CUED Publications database

The effect of scarfing and curved lip geometry on the radiation from an intake

Keith, GM and Peake, N (1999) The effect of scarfing and curved lip geometry on the radiation from an intake. In: UNSPECIFIED.

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© 1999 by G.M. Keith & . N. Peake. Published by the American Institute of Aeronautics and Astronautics, Inc. In this paper we describe an analytic approach to predicting the effect of intake geometry on the scattering of fan noise propagating forwards in an aeroengine duct. This approach, based on the Geometrical Theory of Diffraction, is applicable in the high frequency regime appropriate to fan noise and offers an efficient and flexible prediction scheme for determining the external field scattered by intake geometries intractable to other methods. Scarfing is one proposal for a class of intake geometry in which an attempt is made to direct sound away from the ground and into the sky. This paper summarises previous work which looked at the effect of scarfing on infinitely thin walled cylinders and extends it to describe methodologies and preliminary results in the case of walls of finite thickness with curved intake lips. The indications are that scarfing, as expected, reduces the total radiated sound below the horizontal by reflecting more of the incident sound field upwards. However, the level of the noise that remains directed downwards is not necessarily reduced. The effect of scarfing on the maximum intensity in a given downward direction depends on a complex interaction of the incident mode and intake geometry, which emphasises the need for full three dimensional analysis.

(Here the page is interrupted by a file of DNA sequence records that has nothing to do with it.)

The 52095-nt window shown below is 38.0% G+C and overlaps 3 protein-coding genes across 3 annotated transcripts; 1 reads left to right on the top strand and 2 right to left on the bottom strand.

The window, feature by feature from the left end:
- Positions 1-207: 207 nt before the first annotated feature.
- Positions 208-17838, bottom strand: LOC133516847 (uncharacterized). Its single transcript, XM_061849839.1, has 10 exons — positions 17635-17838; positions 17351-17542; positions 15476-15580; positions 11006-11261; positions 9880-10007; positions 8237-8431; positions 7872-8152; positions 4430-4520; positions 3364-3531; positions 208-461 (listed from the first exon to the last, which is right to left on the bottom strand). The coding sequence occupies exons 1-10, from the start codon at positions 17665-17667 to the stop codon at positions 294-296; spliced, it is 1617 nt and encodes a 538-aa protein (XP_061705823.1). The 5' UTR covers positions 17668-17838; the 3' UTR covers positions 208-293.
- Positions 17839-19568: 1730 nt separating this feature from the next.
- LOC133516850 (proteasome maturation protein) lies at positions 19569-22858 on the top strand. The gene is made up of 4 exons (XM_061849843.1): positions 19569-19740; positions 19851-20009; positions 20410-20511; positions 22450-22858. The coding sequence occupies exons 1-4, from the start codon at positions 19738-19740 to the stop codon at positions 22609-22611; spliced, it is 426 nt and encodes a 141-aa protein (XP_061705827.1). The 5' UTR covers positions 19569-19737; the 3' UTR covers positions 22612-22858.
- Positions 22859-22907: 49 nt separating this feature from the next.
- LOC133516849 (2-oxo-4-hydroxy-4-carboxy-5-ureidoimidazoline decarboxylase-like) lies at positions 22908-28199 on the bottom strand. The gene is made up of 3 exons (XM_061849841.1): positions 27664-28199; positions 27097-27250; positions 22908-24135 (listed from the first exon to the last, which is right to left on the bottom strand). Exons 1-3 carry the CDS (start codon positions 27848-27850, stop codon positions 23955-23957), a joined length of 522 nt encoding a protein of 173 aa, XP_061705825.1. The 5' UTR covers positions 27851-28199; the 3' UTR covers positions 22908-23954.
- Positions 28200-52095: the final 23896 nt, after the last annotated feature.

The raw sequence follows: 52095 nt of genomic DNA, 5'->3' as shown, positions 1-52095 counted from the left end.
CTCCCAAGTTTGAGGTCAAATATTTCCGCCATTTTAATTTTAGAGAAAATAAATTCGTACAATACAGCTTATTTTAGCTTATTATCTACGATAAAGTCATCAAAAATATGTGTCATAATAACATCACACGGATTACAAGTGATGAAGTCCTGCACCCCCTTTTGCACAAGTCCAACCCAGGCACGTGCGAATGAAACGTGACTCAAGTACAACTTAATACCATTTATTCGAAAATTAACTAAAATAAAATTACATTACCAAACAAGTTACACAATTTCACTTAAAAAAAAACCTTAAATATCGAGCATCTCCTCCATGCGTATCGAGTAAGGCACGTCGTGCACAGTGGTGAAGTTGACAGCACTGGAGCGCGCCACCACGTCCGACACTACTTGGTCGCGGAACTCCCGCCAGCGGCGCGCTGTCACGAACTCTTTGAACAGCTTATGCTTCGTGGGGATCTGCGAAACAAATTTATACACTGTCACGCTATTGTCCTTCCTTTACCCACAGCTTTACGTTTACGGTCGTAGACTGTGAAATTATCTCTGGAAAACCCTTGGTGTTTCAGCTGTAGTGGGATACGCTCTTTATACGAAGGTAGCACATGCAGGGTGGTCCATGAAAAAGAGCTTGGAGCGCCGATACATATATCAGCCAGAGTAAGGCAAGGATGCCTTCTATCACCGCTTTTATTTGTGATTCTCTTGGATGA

Item Type: Conference or Workshop Item (UNSPECIFIED)
Divisions: Div A > Energy
Depositing User: Cron Job
Date Deposited: 11 Dec 2018 01:38
Last Modified: 07 Mar 2019 17:59